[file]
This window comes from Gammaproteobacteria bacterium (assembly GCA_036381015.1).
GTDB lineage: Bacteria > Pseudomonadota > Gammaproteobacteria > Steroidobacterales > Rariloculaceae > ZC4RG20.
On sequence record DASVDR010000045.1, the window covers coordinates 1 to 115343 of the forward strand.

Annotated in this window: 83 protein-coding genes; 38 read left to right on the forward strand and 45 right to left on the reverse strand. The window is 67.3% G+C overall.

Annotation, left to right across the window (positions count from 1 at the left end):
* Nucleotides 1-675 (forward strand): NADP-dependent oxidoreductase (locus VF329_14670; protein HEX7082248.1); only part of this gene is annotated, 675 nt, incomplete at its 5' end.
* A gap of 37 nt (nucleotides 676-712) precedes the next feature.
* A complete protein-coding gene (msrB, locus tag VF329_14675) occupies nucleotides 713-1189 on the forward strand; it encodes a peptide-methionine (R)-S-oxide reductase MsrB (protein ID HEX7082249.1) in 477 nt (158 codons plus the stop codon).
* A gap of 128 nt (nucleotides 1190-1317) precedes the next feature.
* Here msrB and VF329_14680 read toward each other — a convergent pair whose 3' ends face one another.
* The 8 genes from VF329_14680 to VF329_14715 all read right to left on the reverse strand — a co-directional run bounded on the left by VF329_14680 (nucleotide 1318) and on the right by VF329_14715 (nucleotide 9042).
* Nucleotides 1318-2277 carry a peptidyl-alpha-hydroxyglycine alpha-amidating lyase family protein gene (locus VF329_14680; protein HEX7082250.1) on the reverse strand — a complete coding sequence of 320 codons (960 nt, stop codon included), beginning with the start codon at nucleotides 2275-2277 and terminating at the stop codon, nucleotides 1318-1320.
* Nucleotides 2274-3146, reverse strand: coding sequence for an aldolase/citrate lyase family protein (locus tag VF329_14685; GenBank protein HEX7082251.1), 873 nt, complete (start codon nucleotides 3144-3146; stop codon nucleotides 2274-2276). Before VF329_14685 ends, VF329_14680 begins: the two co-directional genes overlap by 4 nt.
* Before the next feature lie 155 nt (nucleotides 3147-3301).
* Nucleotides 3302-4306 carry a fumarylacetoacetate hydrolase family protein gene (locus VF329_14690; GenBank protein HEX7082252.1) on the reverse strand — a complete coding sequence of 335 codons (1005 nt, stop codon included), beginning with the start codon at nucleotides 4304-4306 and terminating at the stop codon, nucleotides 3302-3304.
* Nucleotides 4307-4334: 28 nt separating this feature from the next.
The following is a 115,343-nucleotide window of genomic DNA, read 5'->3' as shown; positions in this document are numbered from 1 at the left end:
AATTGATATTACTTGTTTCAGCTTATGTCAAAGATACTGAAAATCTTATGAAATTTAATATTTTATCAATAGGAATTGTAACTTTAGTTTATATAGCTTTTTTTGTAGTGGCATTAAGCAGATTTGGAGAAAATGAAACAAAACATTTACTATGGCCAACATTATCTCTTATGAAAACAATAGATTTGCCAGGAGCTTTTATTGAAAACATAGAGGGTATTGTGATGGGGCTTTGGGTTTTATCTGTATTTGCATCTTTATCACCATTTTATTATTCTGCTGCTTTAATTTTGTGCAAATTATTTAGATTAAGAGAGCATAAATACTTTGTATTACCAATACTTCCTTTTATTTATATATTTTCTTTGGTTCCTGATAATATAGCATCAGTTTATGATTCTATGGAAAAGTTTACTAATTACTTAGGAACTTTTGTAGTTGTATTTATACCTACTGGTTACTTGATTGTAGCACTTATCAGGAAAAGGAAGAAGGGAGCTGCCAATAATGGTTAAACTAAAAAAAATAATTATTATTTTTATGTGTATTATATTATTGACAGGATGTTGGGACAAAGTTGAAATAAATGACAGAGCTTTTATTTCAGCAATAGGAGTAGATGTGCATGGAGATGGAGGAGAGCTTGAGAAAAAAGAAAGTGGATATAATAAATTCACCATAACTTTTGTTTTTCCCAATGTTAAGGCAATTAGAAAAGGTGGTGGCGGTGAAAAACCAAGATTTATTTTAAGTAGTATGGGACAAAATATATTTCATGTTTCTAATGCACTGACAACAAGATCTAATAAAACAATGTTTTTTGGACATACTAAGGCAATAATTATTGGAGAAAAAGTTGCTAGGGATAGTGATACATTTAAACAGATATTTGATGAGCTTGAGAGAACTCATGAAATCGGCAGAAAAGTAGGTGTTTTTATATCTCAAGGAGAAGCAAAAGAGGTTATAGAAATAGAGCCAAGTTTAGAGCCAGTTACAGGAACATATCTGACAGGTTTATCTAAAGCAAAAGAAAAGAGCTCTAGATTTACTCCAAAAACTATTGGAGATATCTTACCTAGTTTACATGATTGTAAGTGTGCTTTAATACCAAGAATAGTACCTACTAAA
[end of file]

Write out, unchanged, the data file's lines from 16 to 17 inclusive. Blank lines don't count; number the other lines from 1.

* Nucleotides 4307-4334: 28 nt separating this feature from the next.
The following is a 115,343-nucleotide window of genomic DNA, read 5'->3' as shown; positions in this document are numbered from 1 at the left end: